AdjGS: a take-off of the Game Score metric (definition here) accepted by a lot of basketball stat nerds. It takes points, assists, rebounds (offensive & defensive), steals, blocks, turnovers and fouls into account to determine an individual's "score" for a given game. The "adjustment" in Adjusted Game Score is simply matching the total game scores to the total points scored in the game, thereby redistributing the game's points scored to those who had the biggest impact on the game itself, instead of just how many balls a player put through a basket.

Usage%: This "estimates the % of team possessions a player consumes while on the floor" (via). The usage of those possessions is determined via a formula using field goal and free throw attempts, offensive rebounds, assists and turnovers. The higher the number, the more prevalent a player is (good or bad) in a team's offensive outcome. As you would expect, someone like Kim English has a high Usage%, while Steve Moore has an extremely low one.

Floor%: Via Floor % answers the question, "when Player X uses a possession, what is the probability that his team scores at least 1 point?". The higher the Floor%, the more frequently the team probably scores when the given player is involved.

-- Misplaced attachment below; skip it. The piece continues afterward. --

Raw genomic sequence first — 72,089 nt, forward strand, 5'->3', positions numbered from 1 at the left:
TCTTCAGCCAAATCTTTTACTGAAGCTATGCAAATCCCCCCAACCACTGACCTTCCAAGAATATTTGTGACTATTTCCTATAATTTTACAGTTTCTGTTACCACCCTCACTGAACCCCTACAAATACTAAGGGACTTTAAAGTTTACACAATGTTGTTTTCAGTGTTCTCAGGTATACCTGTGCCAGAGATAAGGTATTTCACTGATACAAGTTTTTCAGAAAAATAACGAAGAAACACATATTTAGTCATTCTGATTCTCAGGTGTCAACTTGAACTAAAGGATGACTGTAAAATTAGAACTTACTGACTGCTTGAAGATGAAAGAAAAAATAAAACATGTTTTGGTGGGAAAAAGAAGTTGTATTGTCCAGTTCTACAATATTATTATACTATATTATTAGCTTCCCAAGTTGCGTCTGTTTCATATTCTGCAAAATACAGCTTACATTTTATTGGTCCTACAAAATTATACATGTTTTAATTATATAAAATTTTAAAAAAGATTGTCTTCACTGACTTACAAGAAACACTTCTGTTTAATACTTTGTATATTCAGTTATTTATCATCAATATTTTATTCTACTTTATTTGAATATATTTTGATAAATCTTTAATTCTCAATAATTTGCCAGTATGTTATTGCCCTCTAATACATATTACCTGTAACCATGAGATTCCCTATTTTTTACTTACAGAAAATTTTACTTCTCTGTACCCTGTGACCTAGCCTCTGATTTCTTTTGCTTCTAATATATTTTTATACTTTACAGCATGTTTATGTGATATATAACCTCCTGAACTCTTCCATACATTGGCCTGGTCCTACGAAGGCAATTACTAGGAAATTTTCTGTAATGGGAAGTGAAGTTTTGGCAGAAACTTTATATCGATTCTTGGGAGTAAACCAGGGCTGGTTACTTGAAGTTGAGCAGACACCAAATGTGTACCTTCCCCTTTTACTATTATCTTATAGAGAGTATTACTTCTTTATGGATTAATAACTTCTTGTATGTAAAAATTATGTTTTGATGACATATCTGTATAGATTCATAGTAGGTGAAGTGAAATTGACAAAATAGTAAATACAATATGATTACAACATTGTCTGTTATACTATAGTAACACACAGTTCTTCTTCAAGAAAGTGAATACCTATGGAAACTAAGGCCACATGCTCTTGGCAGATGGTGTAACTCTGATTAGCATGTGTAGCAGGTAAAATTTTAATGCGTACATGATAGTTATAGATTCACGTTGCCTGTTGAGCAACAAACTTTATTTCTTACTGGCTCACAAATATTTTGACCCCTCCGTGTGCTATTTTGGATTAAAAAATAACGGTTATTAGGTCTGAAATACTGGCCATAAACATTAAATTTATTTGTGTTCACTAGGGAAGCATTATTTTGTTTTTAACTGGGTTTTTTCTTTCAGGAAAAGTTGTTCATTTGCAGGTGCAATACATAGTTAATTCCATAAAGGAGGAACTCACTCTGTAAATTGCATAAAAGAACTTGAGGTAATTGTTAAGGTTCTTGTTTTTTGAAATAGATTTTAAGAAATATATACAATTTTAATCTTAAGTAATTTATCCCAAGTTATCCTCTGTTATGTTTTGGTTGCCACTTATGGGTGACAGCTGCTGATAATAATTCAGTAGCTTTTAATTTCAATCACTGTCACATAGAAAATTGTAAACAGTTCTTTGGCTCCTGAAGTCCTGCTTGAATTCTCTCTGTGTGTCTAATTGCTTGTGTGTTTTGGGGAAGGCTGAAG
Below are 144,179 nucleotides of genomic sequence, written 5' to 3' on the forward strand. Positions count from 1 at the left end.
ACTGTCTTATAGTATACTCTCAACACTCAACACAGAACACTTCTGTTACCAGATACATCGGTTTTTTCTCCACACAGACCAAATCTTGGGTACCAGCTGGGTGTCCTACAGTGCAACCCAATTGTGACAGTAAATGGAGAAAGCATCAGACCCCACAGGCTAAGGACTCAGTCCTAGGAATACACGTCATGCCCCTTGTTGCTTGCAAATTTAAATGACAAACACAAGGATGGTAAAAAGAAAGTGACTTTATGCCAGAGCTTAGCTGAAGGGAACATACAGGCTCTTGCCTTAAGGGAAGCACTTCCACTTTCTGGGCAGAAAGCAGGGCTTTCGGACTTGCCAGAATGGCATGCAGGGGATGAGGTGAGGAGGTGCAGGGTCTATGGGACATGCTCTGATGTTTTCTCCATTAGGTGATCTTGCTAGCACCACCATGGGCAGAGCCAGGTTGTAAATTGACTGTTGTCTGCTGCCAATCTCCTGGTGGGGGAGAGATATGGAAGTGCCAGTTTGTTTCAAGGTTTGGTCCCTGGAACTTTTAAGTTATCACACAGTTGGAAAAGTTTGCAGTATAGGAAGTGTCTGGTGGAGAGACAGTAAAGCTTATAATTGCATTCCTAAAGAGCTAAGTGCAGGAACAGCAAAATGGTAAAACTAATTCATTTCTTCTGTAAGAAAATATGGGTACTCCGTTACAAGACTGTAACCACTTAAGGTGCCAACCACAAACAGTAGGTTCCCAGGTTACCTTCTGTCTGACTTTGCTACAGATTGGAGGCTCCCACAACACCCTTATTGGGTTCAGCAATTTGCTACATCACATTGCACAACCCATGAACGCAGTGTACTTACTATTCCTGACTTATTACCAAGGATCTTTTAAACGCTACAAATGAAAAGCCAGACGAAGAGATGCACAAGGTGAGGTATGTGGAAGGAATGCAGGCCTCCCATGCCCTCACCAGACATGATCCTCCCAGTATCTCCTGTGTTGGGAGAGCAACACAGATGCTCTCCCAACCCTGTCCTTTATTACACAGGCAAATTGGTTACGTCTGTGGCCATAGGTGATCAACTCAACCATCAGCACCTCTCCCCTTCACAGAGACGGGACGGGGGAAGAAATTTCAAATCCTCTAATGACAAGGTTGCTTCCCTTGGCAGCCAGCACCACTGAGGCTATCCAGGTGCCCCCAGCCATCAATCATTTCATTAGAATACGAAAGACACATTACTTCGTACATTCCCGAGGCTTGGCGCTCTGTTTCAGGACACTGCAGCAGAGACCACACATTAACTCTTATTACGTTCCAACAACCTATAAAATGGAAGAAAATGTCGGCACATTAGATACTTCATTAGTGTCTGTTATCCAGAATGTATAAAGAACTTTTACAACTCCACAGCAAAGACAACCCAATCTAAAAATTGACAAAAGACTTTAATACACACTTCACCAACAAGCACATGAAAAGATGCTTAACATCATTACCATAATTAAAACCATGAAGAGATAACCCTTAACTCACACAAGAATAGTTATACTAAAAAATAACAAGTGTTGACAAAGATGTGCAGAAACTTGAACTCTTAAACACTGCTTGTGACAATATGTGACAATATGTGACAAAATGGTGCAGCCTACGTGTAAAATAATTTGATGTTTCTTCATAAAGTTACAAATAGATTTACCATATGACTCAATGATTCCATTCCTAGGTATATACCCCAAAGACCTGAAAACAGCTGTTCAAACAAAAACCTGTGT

Touches/Possession: Using field goal attempts, free throw attempts, assists and turnovers, Touches attempt to estimate "the number of times a player touched the ball in an attacking position on the floor." Take the estimated touches and divide it by the estimated number of possessions for which a player was on the court, and you get a rough idea of how many times a player touched the ball in a given possession. For point guards, you'll see the number in the 3-4 range. For shooting guards and wings, 2-3. For Steve Moore, 1.30. You get the idea.

Anyway, using the Touches figure, we can estimate the percentage of time a player "in an attacking position" passes, shoots, turns the ball over, or gets fouled.